Since hand sanitizers do not "clean" they will not work well if hands are visibly dirty or greasy. They will also not remove harmful chemicals we have pick up such as pesticides and heavy metals like lead.
Not All Hand Sanitizers Are Created Equal
To kill most disease-causing germs, the CDC recommends a sanitizer that is at least 60 percent alcohol. Beware of "sanitizers," sprays or wipes on the market that contain less than 60% or even contain no alcohol at all.
Any product containing less than 60% alcohol may not work as well “for many types of germs,” and could “merely reduce the growth of germs rather than kill them outright,” the CDC says. There is also some concern that alcohol-based "hand sanitizers" or hand rubs with low alcohol content may actually lead to germ resistance.
Baby wipes will not work, antibacterial wipes will NOT kill viruses, and, NO, neither will your bottle of Jack Daniels Whiskey or Tito's Vodka since they are only about 40% ethanol!
You may also find many hand sanitizers that contain benzalkonium chloride as the active ingredient instead of alcohol. These products, however, are not recommended by the CDC, since “available evidence indicates benzalkonium chloride has less reliable activity against certain bacteria and viruses” compared to alcohol-based sanitizers.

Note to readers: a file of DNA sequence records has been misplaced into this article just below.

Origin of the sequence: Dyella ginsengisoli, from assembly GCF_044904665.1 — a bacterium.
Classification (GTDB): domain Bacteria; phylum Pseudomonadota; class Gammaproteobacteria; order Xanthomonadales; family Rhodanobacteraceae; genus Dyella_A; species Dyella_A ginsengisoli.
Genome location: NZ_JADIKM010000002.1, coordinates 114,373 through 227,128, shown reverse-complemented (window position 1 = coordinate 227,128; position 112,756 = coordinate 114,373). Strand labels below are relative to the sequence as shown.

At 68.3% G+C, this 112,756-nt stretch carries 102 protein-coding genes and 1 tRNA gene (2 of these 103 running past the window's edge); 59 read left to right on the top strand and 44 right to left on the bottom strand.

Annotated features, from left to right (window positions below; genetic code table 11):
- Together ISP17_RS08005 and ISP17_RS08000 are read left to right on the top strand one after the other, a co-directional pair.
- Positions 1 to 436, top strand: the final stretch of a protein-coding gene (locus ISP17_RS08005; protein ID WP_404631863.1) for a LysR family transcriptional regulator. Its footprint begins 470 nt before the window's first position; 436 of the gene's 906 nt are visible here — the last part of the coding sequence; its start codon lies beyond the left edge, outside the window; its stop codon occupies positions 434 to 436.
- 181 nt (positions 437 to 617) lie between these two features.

How To Use a Hand Sanitizer
Hand sanitizer works best when used correctly. A hand sanitizer is ineffective if too little is applied or it is wiped off before it has dried completely
Just putting a little dollop in the palm of your hand and wiping quickly isn't good enough, says Dr. William Schaffner.
"You've got to use enough and get it all over the surfaces. Rub it all over your hands, between your fingers and on the back of your hands."
- Apply the recommended amount to the palm of your hand.
- Make sure to cover the entire surface of both hands and distribute the sanitizer all over, paying special attention to the fingertips
- Rub your hands together until they feel dry (this should take around 20 seconds).
- Do NOT rinse or wipe off the hand sanitizer before it’s dry; it may not work well against germs.
- The picture below is courtesy of the World Health Organization
Hand Sanitizer Precautions
Keep away from small children! Hand sanitizers can be toxic when ingested, especially by children. “Drinking only a small amount” can cause alcohol poisoning in kids, according to the FDA. If you or your child ingests hand sanitizer, call the poison control center or a medical professional immediately.
Do not get hand sanitizers in your eyes.
Hand sanitizer is also flammable. Though the CDC says that the incidence of fires due to alcohol-based hand sanitizer is “very low,” store hand sanitizer in a safe manner away from flames.
If you are concerned about sensitivity do a patch test before using.
Cleaning Products Are Not A Substitute For Hand Sanitizer
Disinfectant sprays and antibacterial cleaning wipes should not be used as stand-ins for an alcohol-based hand sanitizer. Antibacterial wipes do NOT kill viruses and many of these products are meant for “hard, nonporous surfaces,” not human skin, according to the Food and Drug Administration (FDA).